Nationwide, homeowners’ insurers routinely face foundation wall collapse claims. But in Connecticut, where at least 30,000 homes are believed to have been constructed in the 1980s and 1990s with defective concrete, the scope of homeowners insurance for collapse claims has been a closely watched issue. In Jemiola v. Hartford Casualty Insurance Co., 2019 WL 5955904 (Conn. Nov. 12, 2019), the Supreme Court of Connecticut held that a collapse coverage grant requiring “an abrupt falling down or caving in of a building… with the result that the building… cannot be occupied for its intended purpose” is unambiguous and enforceable.
In Jemiola, the insured homeowner purchased her home in 1986 and insured it continuously with the same insurer. In 2006, the homeowner noticed cracking in a basement wall, and was informed that the cracking likely resulted from defective concrete used in the construction of the home. The homeowner made a claim under her policy’s collapse coverage, which the insurer denied because the cracking did not compromise the structural integrity of the foundation walls. In the resulting lawsuit, the insured’s expert opined that the defective concrete substantially impaired the foundation walls’ structural integrity, but that this impairment did not commence until 2006 when the homeowner first noticed the cracking. Accordingly, the court analyzed coverage under the collapse coverage grant in effect in 2006, which defined collapse to mean “an abrupt falling down or caving in of a building… with the result that the building… cannot be occupied for its intended purpose.”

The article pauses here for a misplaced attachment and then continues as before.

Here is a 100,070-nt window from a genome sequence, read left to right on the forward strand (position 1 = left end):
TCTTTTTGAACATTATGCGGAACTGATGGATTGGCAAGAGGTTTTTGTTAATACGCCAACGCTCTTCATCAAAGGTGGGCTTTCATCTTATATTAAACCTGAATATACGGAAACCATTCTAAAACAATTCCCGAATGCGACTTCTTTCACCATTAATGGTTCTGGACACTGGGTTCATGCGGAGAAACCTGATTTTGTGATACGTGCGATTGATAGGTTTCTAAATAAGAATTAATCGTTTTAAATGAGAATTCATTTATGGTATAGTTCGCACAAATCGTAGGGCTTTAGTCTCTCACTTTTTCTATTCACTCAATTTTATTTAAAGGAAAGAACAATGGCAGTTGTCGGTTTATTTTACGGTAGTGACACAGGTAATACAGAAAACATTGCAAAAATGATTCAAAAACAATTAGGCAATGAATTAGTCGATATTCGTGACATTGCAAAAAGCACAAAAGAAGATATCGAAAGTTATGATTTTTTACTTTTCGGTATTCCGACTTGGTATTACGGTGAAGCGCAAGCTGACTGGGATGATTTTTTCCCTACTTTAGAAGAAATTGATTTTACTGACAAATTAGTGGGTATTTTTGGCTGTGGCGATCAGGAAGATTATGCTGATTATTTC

In interpreting the scope of the collapse coverage, the Court surveyed case law throughout the country and noted that “every single court that interpreted the policy language at issue in the present case… has concluded that a building that is still standing, even if it is in danger of falling down, has not suffered a collapse within the meaning of the policy.” The Court further rejected the insured’s argument that the collapse provision was ambiguous because its plain and ordinary meaning simply did not encompass a home “that is still standing and capable of being safely lived in for many years – if not decades – to come.”
In Connecticut, policyholders and their representatives have now attempted to secure coverage for foundation claims through all three branches of government. In Jemiola, the Supreme Court of Connecticut upheld the policy language requiring an abrupt falling down or caving in that results in the home being uninhabitable. Given the potential economic impact of the Court’s ruling on homeowners, this issue will require continued monitoring.